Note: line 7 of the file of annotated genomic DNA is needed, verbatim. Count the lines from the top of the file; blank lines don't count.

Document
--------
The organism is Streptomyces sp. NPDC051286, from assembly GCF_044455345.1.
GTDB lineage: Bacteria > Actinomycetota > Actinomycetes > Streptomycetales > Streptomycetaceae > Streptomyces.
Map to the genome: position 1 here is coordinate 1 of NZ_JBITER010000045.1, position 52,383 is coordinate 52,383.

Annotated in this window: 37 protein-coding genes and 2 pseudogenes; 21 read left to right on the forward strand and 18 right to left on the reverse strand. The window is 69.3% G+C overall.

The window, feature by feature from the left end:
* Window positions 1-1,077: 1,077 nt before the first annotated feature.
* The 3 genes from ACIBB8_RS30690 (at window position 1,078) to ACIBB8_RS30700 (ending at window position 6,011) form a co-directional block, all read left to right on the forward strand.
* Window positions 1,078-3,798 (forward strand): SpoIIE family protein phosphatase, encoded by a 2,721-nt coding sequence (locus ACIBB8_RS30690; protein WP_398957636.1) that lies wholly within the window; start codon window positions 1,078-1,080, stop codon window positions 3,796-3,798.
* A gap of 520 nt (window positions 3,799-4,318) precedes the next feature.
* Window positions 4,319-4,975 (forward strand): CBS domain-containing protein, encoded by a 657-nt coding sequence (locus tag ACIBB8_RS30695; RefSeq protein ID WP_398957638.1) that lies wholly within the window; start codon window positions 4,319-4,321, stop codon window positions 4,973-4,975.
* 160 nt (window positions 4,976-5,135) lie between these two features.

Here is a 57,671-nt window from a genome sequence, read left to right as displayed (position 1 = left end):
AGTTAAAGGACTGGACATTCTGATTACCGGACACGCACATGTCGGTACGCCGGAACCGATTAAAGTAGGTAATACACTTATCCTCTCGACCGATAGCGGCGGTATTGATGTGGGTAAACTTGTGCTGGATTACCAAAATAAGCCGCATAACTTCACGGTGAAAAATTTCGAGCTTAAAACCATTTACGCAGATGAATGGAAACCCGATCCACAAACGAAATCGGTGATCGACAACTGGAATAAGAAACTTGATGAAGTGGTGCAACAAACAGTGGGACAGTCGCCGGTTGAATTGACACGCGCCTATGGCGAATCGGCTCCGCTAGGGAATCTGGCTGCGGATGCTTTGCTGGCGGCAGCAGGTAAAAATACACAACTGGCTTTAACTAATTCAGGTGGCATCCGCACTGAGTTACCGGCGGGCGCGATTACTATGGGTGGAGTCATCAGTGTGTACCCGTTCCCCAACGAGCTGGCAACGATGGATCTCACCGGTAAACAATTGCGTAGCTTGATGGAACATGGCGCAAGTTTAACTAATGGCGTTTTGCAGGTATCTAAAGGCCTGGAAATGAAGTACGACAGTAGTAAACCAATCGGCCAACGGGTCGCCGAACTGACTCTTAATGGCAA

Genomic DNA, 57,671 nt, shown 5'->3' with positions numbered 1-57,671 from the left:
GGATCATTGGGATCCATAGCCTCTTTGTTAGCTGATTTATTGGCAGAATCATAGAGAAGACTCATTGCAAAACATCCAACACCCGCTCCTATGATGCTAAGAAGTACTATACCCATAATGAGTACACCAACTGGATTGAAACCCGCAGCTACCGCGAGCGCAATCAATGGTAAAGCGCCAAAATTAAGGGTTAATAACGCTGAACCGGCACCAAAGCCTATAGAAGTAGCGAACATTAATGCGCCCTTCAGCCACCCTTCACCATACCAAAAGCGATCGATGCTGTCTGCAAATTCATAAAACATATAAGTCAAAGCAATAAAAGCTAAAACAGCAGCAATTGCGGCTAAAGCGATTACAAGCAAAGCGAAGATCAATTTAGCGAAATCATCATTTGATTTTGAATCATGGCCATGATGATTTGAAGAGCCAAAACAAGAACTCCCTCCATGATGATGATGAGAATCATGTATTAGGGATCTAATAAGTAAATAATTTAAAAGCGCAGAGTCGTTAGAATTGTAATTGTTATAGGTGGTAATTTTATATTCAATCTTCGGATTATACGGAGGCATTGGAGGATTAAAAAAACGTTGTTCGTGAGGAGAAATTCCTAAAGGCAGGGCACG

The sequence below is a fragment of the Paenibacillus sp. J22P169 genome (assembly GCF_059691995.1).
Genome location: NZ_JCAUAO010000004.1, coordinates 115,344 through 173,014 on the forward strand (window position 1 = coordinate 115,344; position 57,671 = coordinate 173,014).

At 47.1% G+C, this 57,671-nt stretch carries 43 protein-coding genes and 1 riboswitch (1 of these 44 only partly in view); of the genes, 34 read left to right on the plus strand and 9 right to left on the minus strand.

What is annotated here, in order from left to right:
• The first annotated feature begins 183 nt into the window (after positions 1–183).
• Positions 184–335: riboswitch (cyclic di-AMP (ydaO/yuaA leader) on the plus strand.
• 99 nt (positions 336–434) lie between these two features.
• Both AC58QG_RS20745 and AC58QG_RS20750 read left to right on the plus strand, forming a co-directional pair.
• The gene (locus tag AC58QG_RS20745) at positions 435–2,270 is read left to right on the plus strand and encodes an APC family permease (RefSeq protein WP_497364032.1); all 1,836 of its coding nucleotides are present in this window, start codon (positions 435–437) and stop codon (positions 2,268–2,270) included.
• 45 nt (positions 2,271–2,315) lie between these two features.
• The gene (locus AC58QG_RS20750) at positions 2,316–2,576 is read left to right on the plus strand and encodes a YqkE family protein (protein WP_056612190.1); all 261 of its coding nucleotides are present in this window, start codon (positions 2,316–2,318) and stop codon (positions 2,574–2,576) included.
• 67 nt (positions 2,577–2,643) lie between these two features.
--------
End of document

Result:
* The 3 genes from ACIBB8_RS30690 (at window position 1,078) to ACIBB8_RS30700 (ending at window position 6,011) form a co-directional block, all read left to right on the forward strand.